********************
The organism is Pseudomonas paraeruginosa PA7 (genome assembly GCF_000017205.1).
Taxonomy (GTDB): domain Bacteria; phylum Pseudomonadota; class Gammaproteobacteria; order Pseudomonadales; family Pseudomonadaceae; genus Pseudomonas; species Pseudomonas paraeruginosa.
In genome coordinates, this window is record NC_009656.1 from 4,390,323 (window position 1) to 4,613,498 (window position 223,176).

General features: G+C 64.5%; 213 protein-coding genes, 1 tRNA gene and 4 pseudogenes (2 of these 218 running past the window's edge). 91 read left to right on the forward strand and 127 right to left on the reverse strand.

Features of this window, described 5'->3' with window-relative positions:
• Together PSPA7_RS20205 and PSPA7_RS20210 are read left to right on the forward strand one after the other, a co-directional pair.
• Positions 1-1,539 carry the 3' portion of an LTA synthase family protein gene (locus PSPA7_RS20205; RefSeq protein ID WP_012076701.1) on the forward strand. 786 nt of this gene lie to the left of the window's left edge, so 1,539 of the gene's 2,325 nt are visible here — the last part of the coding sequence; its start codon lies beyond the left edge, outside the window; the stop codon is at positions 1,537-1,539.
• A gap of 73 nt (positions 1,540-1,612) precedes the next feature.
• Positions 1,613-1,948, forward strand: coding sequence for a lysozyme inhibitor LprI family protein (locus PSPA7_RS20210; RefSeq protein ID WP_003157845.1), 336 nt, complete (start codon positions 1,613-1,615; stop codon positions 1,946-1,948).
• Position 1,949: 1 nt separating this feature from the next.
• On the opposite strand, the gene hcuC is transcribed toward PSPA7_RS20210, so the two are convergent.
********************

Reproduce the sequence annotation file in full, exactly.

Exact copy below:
The organism is Pseudomonas paraeruginosa PA7 (genome assembly GCF_000017205.1).
Taxonomy (GTDB): domain Bacteria; phylum Pseudomonadota; class Gammaproteobacteria; order Pseudomonadales; family Pseudomonadaceae; genus Pseudomonas; species Pseudomonas paraeruginosa.
In genome coordinates, this window is record NC_009656.1 from 4,390,323 (window position 1) to 4,613,498 (window position 223,176).

General features: G+C 64.5%; 213 protein-coding genes, 1 tRNA gene and 4 pseudogenes (2 of these 218 running past the window's edge). 91 read left to right on the forward strand and 127 right to left on the reverse strand.

Features of this window, described 5'->3' with window-relative positions:
• Together PSPA7_RS20205 and PSPA7_RS20210 are read left to right on the forward strand one after the other, a co-directional pair.
• Positions 1-1,539 carry the 3' portion of an LTA synthase family protein gene (locus PSPA7_RS20205; RefSeq protein ID WP_012076701.1) on the forward strand. 786 nt of this gene lie to the left of the window's left edge, so 1,539 of the gene's 2,325 nt are visible here — the last part of the coding sequence; its start codon lies beyond the left edge, outside the window; the stop codon is at positions 1,537-1,539.
• A gap of 73 nt (positions 1,540-1,612) precedes the next feature.
• Positions 1,613-1,948, forward strand: coding sequence for a lysozyme inhibitor LprI family protein (locus PSPA7_RS20210; RefSeq protein ID WP_003157845.1), 336 nt, complete (start codon positions 1,613-1,615; stop codon positions 1,946-1,948).
• Position 1,949: 1 nt separating this feature from the next.
• On the opposite strand, the gene hcuC is transcribed toward PSPA7_RS20210, so the two are convergent.